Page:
“It was a success in every dimension except the one we thought it would be.”

That’s Daniel Jacobson’s tweet-length summary of his experience, in 2008, opening up a hefty selection of NPR’s vast resources to any software developer anywhere in the world who had a good—or bad—idea for an app that could use it. His experience mirrors that of his colleagues at The New York Times and The Guardian who shared his vision.

Yet all three of these organizations remain decisively enthusiastic about the technical architecture they’d developed to enable this access. It turns out that it’s excellent for news organizations that publish their news in multiple formats, are engaged in strategic partnerships, and want their infrastructure to be robust even as inputs and workflows change. In short, it’s an excellent architecture for almost any news organization.

So, why did the first round of this infrastructure fail to stimulate a wave of innovative apps by external developers? Why have these three major news organizations stuck with it for internal use? And how might we still get to the near-utopia in which reliable news is on tap for any site, service, or user?

The open platforms that NPR, the Times, and The Guardian built are all based around an abstraction layer called an API, or application programming interface. Evan Sandhaus, director of search, archives, and semantics at the Times, uses the metaphor of the shared language of a menu to explain it. Without that vocabulary, if you want to order an omelet, you’ll have to say something like, Please ask the chef to heat up a 9-inch pan, crack two eggs, add some milk, etc. With a menu, you can just say, “Omelet, please.” So long as you get what you ordered, you don’t know or care which chef makes it, whether it’s cooked in a non-stick pan, or they used a gas or electric burner. In fact, it won’t matter to you if the restaurant has switched out everything from its egg supplier to the chef’s toque.

If you’re an in-house developer, the API is your menu. If your new application needs to check if a user is allowed to read an article, you can just pass the user’s ID and password to the API, which will then route your request—your menu choice—to the log-in service your organization has created. As Rajiv Pant, the Times’s chief technology officer, points out, this is not only far more efficient, it also means that if the Times has to update the log-in service—perhaps it wants to address a new security threat—the changes can be made without having to change any of the products that use that service.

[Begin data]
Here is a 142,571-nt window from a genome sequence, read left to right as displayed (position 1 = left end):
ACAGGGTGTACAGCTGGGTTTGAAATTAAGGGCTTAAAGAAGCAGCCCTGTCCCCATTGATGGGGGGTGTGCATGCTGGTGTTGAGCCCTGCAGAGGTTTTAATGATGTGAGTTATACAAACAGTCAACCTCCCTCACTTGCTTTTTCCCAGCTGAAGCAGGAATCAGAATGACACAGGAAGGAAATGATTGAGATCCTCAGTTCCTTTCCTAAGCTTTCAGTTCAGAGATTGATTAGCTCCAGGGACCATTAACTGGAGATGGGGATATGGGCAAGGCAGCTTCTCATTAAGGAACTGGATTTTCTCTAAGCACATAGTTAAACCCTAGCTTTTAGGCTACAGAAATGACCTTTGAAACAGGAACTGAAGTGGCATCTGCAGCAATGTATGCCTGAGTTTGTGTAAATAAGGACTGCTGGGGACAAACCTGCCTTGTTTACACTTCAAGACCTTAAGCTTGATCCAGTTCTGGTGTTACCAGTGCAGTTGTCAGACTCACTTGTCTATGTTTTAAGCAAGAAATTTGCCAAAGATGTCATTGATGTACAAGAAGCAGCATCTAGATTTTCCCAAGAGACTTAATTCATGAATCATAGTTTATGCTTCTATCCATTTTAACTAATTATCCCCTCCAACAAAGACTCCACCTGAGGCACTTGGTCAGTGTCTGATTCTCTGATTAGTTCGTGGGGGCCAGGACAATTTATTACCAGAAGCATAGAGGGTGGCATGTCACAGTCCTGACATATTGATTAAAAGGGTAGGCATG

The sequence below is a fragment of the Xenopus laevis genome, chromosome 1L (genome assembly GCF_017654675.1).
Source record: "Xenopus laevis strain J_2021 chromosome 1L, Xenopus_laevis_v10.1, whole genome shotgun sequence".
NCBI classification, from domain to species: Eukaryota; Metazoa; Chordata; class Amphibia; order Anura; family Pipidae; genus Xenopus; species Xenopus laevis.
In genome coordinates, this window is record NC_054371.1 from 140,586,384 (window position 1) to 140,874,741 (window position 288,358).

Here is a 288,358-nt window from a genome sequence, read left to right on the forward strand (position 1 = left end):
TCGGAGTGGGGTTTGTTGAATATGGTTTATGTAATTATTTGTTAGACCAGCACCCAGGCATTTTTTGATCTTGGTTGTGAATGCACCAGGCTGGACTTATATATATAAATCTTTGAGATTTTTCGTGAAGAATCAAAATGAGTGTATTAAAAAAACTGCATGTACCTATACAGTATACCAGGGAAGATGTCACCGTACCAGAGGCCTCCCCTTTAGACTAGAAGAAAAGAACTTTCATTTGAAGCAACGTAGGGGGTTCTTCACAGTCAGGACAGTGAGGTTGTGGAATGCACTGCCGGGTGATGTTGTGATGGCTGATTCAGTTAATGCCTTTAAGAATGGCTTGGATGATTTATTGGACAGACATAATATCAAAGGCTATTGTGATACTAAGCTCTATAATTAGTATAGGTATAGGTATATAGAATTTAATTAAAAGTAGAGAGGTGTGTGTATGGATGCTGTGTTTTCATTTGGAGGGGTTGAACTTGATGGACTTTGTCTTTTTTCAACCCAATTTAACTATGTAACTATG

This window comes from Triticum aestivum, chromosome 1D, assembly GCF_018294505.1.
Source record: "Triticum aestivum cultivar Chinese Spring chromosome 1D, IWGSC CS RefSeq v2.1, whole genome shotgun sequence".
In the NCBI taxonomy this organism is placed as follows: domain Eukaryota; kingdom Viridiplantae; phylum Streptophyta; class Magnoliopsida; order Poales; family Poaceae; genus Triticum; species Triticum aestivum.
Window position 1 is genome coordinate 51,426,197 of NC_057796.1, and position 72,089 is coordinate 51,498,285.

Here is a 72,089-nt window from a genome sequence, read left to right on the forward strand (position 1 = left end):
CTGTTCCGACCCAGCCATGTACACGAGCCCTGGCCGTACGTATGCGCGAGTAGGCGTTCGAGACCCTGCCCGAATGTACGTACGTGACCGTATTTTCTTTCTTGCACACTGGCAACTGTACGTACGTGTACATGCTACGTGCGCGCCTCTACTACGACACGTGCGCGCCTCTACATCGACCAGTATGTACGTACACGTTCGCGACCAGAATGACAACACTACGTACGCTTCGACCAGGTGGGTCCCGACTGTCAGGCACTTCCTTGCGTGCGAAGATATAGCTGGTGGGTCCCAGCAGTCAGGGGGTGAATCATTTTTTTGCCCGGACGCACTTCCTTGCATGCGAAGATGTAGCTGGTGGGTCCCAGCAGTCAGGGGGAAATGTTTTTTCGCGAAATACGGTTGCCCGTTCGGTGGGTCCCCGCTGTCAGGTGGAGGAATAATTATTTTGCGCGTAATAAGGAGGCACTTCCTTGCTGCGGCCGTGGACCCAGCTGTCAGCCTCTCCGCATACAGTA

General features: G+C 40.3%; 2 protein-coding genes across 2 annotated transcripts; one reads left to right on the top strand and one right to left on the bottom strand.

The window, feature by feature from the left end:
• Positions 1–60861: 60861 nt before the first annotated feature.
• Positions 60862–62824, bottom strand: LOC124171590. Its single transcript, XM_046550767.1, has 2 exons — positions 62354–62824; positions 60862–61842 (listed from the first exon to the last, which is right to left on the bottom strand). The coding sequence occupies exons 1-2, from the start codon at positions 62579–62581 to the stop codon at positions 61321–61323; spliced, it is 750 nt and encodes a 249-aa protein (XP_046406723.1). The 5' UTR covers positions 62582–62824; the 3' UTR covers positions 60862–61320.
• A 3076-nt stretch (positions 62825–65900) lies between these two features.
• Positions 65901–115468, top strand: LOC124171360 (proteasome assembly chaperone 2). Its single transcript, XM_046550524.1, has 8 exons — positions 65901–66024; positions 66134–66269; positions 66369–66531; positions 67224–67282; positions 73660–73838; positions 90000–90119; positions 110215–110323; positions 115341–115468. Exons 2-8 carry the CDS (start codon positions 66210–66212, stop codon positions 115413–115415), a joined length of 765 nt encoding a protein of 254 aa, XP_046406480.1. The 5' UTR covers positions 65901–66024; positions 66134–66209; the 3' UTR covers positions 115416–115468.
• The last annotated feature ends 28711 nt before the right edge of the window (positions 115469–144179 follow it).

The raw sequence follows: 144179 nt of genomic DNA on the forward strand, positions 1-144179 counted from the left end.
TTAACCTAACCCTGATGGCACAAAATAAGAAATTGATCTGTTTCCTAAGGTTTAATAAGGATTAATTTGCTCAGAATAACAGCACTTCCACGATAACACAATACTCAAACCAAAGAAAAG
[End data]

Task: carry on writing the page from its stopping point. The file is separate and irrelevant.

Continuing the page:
The same is true of content. For example, when NPR wanted to enable its member stations to include highly customized content on their websites, the API did the trick. An API can be queried the way you query a database. Ask it only for stories tagged with “Minneapolis” and “music,” and you’ll get the appropriate content. Ask it for the most recent stories that have an ISBN number attached to them and you’ll get the new stories about books.

All three news organizations point to an additional and crucial benefit. In fact, NPR and The Guardian tell almost exactly the same story. In 2008, they both were given just a few weeks to develop an app to demo on the iPad at its launch event. Without an API this would have been a non-starter. With an API they could focus all of their attention on designing the user interface, knowing that populating it with content would be a snap. Both organizations succeeded.

The iPad apps were developed internally, but modern APIs are accessible via the Web, which means anyone can use them as easily as an in-house developer does unless some simple steps are taken to limit access. In 2008, NPR, the Times, and The Guardian left their APIs open, limiting what could be requested to information about the stories and snippets. Open APIs seemed like an easy way to participate in the open culture of the Net. Javaun Moradi, a product manager at NPR at the time, recalls: “The 2008 conventional wisdom on APIs was that it would let a thousand flowers bloom. People in our community would rise up and build mash-ups that we couldn’t even imagine.”

There were some blossoms. Moradi remembers a visual app that displayed a “globe that spun that popped up stories from around the world.” Matt McAlister, The Guardian’s general manager of new digital business, recalls that there were about 50 apps from independent developers in that newspaper’s gallery, including one that used The Guardian’s political data “to create an index to understand how powerful your vote is.” Joe Fiore, manager of technology at the Times, recalls an app a high school history teacher wrote that’s like a fantasy football league except you draft countries, not players.